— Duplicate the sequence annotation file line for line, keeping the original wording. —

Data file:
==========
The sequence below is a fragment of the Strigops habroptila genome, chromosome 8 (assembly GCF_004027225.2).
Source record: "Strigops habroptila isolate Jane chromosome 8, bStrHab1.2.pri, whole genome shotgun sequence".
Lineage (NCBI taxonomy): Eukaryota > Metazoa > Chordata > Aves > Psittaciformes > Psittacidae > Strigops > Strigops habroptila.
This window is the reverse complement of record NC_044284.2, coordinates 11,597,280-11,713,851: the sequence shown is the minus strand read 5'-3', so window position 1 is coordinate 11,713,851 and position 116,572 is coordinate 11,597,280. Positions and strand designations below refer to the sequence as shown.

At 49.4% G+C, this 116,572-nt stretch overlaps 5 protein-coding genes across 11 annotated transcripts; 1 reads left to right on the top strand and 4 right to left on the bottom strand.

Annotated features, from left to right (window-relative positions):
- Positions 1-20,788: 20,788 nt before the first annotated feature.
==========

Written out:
The sequence below is a fragment of the Strigops habroptila genome, chromosome 8 (assembly GCF_004027225.2).
Source record: "Strigops habroptila isolate Jane chromosome 8, bStrHab1.2.pri, whole genome shotgun sequence".
Lineage (NCBI taxonomy): Eukaryota > Metazoa > Chordata > Aves > Psittaciformes > Psittacidae > Strigops > Strigops habroptila.
This window is the reverse complement of record NC_044284.2, coordinates 11,597,280-11,713,851: the sequence shown is the minus strand read 5'-3', so window position 1 is coordinate 11,713,851 and position 116,572 is coordinate 11,597,280. Positions and strand designations below refer to the sequence as shown.

At 49.4% G+C, this 116,572-nt stretch overlaps 5 protein-coding genes across 11 annotated transcripts; 1 reads left to right on the top strand and 4 right to left on the bottom strand.

Annotated features, from left to right (window-relative positions):
- Positions 1-20,788: 20,788 nt before the first annotated feature.